Newcastle United have taken only one point from their opening four Premier League matches, but that is partly due to the fixtures they have had. The Magpies have already played Tottenham, Chelsea and Manchester City. In each game, they were resilient and lost by only one goal. However, there are problems that need to be addressed if they are to come out on top against teams outside of the top six.
The main one being keeping Jonjo Shelvey fit. The midfielder has missed the last three matches in all competitions due to a thigh injury. Ki Sung-Yueng has been the player to come into the midfield as a creative replacement, but the South Korean international hasn’t had the same impact. He is tidy and reliable in possession, as highlighted by his pass success rate of 76.1% in a team that averages 64.6%. However, he hasn’t been able to deliver the dangerous passes that his injured team-mate produces regularly.
During the first two games of the season, Shelvey made seven key passes and was a constant thorn in the sides of both Tottenham and Cardiff. Meanwhile, his direct replacement, Ki, has made only one in his two matches in the starting eleven. The contrast is a stark one and it underlines the problems in transition that have faced Newcastle in their last two matches.
It is worth noting that Ki’s two appearances in the team were against both Chelsea and Manchester City. Newcastle only managed roughly 20% possession across the two games. It can be argued that the recent signing from Swansea didn’t have the opportunity to shine on the ball.
Others will argue that Shelvey’s absence from the team was a contributing factor to the style of play implemented by Benitez. The Englishman started the game against Tottenham and the Magpies were a lot more positive in their approach. They had 40.4% of the possession and attempted as many shots (15) as their more illustrious opposition.
Benitez would likely have delivered a defensive game-plan against both Chelsea and Manchester City if Shelvey was available. That said, the passing range that is possessed by the former England international would have provided another dimension to Newcastle’s game. He can quickly release the likes of Kenedy, Jacob Murphy and DeAndre Yedlin with his vision. The Magpies certainly would have carried more of a threat on the counter attack, rather than relying on the hold-up play of Salomon Rondon to move them up the pitch.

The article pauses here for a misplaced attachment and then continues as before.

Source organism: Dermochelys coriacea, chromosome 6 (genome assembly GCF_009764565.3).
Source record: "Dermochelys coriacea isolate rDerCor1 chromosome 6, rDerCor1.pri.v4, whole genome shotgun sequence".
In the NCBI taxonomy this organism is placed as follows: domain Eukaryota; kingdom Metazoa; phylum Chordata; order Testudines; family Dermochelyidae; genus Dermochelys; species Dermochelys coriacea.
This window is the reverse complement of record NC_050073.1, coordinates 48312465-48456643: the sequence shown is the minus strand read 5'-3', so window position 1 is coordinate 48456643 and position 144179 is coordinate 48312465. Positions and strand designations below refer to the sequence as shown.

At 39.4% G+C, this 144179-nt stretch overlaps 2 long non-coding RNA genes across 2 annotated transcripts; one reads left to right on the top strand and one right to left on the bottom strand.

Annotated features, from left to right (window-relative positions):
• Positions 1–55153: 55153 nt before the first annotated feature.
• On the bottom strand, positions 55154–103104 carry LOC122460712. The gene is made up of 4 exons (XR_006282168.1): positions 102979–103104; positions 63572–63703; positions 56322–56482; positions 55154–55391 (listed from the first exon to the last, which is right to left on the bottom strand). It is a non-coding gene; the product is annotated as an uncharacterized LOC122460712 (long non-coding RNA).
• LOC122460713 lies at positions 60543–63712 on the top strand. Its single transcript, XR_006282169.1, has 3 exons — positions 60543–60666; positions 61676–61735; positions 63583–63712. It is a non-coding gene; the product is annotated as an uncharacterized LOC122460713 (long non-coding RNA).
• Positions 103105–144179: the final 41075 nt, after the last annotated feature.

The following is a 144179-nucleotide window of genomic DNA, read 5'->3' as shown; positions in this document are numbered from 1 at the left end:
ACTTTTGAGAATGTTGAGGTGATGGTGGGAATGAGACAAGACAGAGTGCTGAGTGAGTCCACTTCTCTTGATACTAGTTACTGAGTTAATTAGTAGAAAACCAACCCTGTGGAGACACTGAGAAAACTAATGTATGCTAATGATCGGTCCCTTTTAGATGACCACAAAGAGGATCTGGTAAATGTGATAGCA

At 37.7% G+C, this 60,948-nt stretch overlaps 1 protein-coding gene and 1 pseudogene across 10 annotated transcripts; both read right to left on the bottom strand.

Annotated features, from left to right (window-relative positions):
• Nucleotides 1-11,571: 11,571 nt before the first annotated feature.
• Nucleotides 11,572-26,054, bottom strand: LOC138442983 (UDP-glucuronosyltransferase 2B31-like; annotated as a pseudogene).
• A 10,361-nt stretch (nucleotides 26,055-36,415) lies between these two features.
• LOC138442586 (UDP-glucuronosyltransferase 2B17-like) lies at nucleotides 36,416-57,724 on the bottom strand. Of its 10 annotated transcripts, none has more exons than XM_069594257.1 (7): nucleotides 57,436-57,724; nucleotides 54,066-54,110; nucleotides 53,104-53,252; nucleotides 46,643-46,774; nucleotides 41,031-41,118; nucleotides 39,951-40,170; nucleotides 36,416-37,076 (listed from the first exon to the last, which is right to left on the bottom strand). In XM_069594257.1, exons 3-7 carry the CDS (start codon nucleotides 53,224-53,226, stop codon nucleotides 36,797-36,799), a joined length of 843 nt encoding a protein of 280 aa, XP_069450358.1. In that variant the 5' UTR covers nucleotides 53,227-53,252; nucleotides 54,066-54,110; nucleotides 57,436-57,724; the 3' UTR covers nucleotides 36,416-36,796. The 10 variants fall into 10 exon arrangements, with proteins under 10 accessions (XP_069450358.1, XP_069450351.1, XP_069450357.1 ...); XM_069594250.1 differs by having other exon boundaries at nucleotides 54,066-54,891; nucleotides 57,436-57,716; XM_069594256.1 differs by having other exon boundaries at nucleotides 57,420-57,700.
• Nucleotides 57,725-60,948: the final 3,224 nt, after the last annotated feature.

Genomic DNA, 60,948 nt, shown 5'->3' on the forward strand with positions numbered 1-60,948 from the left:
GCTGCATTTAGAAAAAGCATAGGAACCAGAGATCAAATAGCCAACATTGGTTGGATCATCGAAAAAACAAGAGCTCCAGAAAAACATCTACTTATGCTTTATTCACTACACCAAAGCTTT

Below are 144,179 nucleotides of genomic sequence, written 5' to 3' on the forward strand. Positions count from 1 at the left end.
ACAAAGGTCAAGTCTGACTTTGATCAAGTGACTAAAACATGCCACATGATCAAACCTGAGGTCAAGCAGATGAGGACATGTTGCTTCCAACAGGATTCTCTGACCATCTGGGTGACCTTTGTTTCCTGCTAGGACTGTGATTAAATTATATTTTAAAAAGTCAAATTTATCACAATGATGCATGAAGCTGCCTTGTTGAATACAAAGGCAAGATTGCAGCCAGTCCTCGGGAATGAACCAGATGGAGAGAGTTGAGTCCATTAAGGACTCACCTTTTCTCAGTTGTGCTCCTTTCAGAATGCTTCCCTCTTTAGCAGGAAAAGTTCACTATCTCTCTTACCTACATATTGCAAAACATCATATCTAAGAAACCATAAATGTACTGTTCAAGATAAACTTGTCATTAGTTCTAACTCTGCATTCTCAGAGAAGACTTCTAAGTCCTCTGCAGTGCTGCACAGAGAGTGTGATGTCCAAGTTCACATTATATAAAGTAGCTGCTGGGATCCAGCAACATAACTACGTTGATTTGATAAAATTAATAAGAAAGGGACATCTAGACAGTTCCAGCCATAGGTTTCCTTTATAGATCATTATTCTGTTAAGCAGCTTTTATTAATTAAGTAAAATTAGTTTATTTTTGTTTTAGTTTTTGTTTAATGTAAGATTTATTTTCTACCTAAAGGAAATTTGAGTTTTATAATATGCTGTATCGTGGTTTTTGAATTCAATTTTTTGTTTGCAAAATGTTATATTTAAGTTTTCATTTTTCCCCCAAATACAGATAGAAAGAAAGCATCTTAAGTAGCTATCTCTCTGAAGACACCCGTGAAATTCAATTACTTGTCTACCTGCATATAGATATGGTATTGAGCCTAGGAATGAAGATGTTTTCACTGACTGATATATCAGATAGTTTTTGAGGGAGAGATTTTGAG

In addition to increasing Newcastle’s threat on the counter-attack, Shelvey’s long passing often moves the team up the pitch, even if he doesn’t find another player in black and white. This provides both respite for the defence and an opportunity for the attacking players to get onto the ball in more advanced positions.
This was lacking against Manchester City, as the visitors only attempted three shots on goal. One of these found the back of the net, but they couldn’t realistically hope to gain anything from the game offering this little.
There is nothing wrong with Benitez’s tactical set-up. He has been criticised for being overly defensive, but it isn’t easy to get a team well organised with high concentration levels at the back. The Spaniard has done this at Newcastle. There is no doubting their reliability when it comes to keeping goals out.
Few teams will go to the Etihad Stadium and concede two or fewer. Newcastle managed that on Saturday. They weren’t broken down with ease and it required two excellent strikes to beat Martin Dubravka. The first from Raheem Sterling and the second from an audacious long shot from Kyle Walker.
The problem for Benitez has been marrying a strong defence with a threatening attack on a low budget. Last season’s 10th place finish was impressive, but he wasn’t given the opportunity to bring in the attacking flair that he desperately needed. Therefore, another year of being pragmatic is needed if Newcastle are to have a successful season.
Over the last 12 months, there has been a lot of praise for Jamaal Lascelles and his role in Newcastle’s success. However, based on recent matches, it has become evident that Shelvey is the player most important to the club’s success. He can’t be replaced by any other player within the squad and the team are less effective when he isn’t on the pitch.
It isn’t only against the top-six that Shelvey has a big role to play. Against the teams that Newcastle should be looking to get points from, the midfielder serves as the main creative hub. He also has the license to get further forward to influence the game. Without him, the Magpies will be reliant on set-pieces and moments of magic to score Premier League goals.
The international break comes at a good time for Newcastle and Benitez. They have time to look back at their underwhelming start to the season and work on the problems that have arisen. One of their main priorities will be to get Shelvey back to full fitness, as they are a much better team with the midfielder than without.